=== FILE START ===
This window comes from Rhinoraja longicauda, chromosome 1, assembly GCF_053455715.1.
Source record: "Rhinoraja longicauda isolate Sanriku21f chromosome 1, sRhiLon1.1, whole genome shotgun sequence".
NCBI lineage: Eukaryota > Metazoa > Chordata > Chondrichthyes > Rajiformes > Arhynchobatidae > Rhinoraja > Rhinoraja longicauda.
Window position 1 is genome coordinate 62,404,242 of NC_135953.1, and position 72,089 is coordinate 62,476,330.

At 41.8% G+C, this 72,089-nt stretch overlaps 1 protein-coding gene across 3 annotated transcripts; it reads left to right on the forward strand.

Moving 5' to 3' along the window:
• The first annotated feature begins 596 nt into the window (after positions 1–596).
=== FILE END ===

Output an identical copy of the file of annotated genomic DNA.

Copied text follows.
This window comes from Rhinoraja longicauda, chromosome 1, assembly GCF_053455715.1.
Source record: "Rhinoraja longicauda isolate Sanriku21f chromosome 1, sRhiLon1.1, whole genome shotgun sequence".
NCBI lineage: Eukaryota > Metazoa > Chordata > Chondrichthyes > Rajiformes > Arhynchobatidae > Rhinoraja > Rhinoraja longicauda.
Window position 1 is genome coordinate 62,404,242 of NC_135953.1, and position 72,089 is coordinate 62,476,330.

At 41.8% G+C, this 72,089-nt stretch overlaps 1 protein-coding gene across 3 annotated transcripts; it reads left to right on the forward strand.

Moving 5' to 3' along the window:
• The first annotated feature begins 596 nt into the window (after positions 1–596).